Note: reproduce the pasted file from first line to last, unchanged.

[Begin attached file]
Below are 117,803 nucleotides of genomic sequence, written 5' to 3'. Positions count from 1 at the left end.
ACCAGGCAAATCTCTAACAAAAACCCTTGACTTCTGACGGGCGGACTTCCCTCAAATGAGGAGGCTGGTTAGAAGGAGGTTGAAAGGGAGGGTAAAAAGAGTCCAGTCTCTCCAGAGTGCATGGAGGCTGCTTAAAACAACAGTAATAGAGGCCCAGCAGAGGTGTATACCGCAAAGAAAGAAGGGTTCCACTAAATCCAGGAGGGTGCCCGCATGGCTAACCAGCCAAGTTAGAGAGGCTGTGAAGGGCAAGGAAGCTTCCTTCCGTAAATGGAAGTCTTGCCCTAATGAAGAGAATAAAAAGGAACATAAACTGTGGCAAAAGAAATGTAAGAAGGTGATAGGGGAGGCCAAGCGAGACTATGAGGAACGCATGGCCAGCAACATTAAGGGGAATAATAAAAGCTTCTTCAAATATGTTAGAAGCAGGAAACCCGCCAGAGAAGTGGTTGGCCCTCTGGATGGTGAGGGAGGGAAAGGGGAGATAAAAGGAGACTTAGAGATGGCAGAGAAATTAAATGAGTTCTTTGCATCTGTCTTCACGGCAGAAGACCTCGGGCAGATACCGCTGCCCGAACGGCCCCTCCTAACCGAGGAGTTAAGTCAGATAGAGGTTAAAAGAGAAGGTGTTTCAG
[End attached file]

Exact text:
Below are 117,803 nucleotides of genomic sequence, written 5' to 3'. Positions count from 1 at the left end.
ACCAGGCAAATCTCTAACAAAAACCCTTGACTTCTGACGGGCGGACTTCCCTCAAATGAGGAGGCTGGTTAGAAGGAGGTTGAAAGGGAGGGTAAAAAGAGTCCAGTCTCTCCAGAGTGCATGGAGGCTGCTTAAAACAACAGTAATAGAGGCCCAGCAGAGGTGTATACCGCAAAGAAAGAAGGGTTCCACTAAATCCAGGAGGGTGCCCGCATGGCTAACCAGCCAAGTTAGAGAGGCTGTGAAGGGCAAGGAAGCTTCCTTCCGTAAATGGAAGTCTTGCCCTAATGAAGAGAATAAAAAGGAACATAAACTGTGGCAAAAGAAATGTAAGAAGGTGATAGGGGAGGCCAAGCGAGACTATGAGGAACGCATGGCCAGCAACATTAAGGGGAATAATAAAAGCTTCTTCAAATATGTTAGAAGCAGGAAACCCGCCAGAGAAGTGGTTGGCCCTCTGGATGGTGAGGGAGGGAAAGGGGAGATAAAAGGAGACTTAGAGATGGCAGAGAAATTAAATGAGTTCTTTGCATCTGTCTTCACGGCAGAAGACCTCGGGCAGATACCGCTGCCCGAACGGCCCCTCCTAACCGAGGAGTTAAGTCAGATAGAGGTTAAAAGAGAAGGTGTTTCAG